The novel coronavirus, according to Dr. Kevin Tabb, CEO of Beth Israel Lahey Health, is like a fire spreading through an apartment building: It’s not enough to save your own unit, because it’s a group problem.
“If you put out a fire in your apartment but the ground floor burns down, you’re going to be in trouble,” Tabb said during a session at Modern Healthcare’s Transformation Summit webinar series. “This virus, this crisis, does not respect boundaries. We need to find ways to work together.”
That meant not only working more closely with other leaders within the Cambridge, Mass.-based system, but also with the six competing academic medical centers and three medical schools across the greater Boston area, not to mention other providers throughout the state.
Since the start of the COVID-19 crisis, leaders from many of those competing hospitals have participated in daily calls with one another and local officials, including the governor of Massachusetts and the mayor of Boston, where they discuss challenges and solutions. That’s led the organizations to better distribute patients, personal protective equipment and ventilators during respective surges and shortages.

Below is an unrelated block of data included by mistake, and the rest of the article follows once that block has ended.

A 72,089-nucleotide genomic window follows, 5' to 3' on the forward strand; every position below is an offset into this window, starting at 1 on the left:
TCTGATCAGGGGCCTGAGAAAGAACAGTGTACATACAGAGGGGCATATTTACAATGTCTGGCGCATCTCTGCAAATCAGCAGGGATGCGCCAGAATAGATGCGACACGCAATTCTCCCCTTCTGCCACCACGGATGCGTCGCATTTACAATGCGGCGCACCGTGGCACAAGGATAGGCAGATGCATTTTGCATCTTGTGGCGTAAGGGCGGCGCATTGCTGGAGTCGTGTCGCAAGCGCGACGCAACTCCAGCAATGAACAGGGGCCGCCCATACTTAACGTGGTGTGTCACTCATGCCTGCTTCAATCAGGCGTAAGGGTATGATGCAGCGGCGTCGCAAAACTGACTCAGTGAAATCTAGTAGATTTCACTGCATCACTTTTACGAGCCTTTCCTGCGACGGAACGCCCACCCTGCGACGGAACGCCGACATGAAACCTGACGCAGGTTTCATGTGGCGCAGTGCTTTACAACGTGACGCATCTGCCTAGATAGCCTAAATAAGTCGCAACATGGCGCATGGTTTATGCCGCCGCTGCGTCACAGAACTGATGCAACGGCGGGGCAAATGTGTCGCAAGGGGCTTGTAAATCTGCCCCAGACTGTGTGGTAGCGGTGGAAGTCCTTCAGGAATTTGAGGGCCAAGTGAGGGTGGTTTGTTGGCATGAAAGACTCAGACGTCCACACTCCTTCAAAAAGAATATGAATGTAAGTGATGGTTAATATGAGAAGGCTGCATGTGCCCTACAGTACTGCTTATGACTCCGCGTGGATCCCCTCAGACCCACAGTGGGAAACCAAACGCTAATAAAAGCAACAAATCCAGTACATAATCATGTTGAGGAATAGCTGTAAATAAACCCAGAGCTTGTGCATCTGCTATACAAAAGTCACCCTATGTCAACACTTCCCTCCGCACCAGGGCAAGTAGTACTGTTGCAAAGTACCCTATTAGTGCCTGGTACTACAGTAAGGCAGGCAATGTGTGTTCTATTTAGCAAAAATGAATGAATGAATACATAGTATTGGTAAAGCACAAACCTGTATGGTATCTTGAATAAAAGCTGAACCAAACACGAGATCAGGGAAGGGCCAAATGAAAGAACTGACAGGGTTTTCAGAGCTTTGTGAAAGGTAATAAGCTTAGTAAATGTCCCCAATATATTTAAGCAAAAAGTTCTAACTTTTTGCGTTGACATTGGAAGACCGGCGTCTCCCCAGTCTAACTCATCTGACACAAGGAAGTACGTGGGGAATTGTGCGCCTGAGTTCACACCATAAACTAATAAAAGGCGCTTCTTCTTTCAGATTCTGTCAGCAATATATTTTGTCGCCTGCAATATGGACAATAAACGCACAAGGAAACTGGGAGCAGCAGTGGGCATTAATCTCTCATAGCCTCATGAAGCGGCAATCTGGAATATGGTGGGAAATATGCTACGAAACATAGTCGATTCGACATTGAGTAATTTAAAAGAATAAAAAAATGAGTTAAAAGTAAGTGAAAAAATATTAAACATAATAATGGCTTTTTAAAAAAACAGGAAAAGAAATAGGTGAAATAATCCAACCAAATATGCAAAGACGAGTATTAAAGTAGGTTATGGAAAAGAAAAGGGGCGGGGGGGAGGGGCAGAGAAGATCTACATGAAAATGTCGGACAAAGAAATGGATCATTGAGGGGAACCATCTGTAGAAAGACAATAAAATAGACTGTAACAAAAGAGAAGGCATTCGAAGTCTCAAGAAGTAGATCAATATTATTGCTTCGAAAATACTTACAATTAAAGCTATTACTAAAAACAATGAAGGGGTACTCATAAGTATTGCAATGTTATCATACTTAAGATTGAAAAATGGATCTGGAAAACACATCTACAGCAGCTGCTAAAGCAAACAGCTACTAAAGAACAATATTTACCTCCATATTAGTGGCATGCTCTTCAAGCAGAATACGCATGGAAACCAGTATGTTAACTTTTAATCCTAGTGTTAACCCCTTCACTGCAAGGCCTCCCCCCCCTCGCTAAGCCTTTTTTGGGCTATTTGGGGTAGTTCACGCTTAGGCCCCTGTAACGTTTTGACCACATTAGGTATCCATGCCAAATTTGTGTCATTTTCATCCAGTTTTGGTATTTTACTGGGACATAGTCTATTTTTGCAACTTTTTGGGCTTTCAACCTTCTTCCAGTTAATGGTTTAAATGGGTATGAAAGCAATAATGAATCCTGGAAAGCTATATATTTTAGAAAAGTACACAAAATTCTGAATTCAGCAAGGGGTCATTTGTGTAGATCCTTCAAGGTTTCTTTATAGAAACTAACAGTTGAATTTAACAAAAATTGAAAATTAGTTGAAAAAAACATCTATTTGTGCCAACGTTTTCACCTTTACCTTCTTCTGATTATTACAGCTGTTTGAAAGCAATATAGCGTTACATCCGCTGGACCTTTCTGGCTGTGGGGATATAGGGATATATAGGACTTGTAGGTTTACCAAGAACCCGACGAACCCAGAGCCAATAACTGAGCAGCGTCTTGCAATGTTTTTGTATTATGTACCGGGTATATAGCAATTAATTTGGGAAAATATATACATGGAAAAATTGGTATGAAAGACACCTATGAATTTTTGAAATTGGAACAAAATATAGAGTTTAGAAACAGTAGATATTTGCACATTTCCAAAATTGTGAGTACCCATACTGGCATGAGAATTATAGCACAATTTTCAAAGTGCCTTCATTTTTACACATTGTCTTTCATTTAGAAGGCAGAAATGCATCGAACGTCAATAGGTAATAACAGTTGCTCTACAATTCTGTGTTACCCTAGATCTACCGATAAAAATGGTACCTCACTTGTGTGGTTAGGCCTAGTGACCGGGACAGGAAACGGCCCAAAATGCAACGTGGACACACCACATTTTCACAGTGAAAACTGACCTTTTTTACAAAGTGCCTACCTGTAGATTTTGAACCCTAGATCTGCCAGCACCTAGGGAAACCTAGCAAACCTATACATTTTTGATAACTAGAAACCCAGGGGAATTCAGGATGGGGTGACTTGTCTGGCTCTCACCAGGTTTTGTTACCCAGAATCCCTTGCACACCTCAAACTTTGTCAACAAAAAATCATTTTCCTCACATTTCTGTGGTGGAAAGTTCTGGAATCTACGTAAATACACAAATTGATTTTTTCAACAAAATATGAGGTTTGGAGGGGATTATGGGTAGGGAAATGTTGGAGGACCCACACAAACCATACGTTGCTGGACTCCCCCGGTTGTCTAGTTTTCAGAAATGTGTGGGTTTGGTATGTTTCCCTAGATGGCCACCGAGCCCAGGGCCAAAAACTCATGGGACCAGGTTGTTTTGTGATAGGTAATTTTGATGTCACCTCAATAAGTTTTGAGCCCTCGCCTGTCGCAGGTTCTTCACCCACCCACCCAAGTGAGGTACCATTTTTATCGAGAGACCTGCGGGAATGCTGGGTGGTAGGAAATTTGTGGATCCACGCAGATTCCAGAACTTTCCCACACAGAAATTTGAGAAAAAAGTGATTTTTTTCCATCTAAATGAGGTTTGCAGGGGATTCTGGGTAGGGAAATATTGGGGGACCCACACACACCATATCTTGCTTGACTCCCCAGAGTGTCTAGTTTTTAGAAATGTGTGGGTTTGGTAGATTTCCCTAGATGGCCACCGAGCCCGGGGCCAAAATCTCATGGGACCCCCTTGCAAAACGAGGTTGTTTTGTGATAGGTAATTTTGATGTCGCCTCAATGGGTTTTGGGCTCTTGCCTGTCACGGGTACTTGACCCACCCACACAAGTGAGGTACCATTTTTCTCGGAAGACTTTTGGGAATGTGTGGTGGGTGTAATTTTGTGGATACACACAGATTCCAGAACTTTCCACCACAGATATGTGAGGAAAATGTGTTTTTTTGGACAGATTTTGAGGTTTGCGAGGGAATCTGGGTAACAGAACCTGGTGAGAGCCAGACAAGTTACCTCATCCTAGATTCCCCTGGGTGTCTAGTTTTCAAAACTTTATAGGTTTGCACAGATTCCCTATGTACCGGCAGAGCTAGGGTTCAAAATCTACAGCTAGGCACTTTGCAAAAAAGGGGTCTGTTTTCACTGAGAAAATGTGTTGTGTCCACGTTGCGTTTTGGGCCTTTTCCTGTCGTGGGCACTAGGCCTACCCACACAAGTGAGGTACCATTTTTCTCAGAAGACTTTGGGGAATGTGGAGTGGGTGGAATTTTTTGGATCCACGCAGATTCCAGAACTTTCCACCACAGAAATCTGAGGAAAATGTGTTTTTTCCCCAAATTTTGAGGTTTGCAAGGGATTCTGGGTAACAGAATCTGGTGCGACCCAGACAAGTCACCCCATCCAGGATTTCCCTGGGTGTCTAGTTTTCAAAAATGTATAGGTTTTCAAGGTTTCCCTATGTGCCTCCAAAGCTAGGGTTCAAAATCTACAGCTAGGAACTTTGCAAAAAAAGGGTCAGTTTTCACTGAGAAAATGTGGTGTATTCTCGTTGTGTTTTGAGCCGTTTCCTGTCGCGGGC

“We began to talk, to coordinate and to help each other in ways that I’ve never seen,” Tabb said.
That need for collaboration has been a common reaction among hospitals across the nation.
“It’s very interesting how the sense of urgency changes when people can rally around a common enemy,” said Teri Fontenot, CEO emeritus of Woman’s Hospital in Baton Rouge, La.
In response to COVID-19, Kaiser Permanente set up command centers in each of its nine regions—eight states and Washington, D.C. Each command center is led by an incident commander from Permanente Medical Group, alongside a colleague from Kaiser Foundation Health Plan or Kaiser Foundation Hospitals.
The regional command centers manage the response for their specific area, as well as participate in daily virtual huddles with Kaiser’s national command center. That collaboration has helped the Oakland, Calif.-based organization improve resource allocation.
“When you collaborate across a broad spectrum of hospitals, the overall product improves,” said Dr. Richard Isaacs, CEO and executive director of the Permanente Medical Group and co-CEO of the Permanente Federation.